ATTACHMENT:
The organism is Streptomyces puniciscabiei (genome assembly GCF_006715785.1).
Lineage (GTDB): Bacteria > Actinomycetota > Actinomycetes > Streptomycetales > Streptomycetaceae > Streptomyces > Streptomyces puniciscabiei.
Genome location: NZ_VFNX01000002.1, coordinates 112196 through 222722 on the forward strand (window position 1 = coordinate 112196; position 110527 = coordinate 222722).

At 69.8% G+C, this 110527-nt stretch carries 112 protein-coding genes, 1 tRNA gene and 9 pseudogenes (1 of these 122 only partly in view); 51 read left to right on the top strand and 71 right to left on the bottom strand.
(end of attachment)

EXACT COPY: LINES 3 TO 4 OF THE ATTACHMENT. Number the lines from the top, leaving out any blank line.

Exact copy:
Genome location: NZ_VFNX01000002.1, coordinates 112196 through 222722 on the forward strand (window position 1 = coordinate 112196; position 110527 = coordinate 222722).

At 69.8% G+C, this 110527-nt stretch carries 112 protein-coding genes, 1 tRNA gene and 9 pseudogenes (1 of these 122 only partly in view); 51 read left to right on the top strand and 71 right to left on the bottom strand.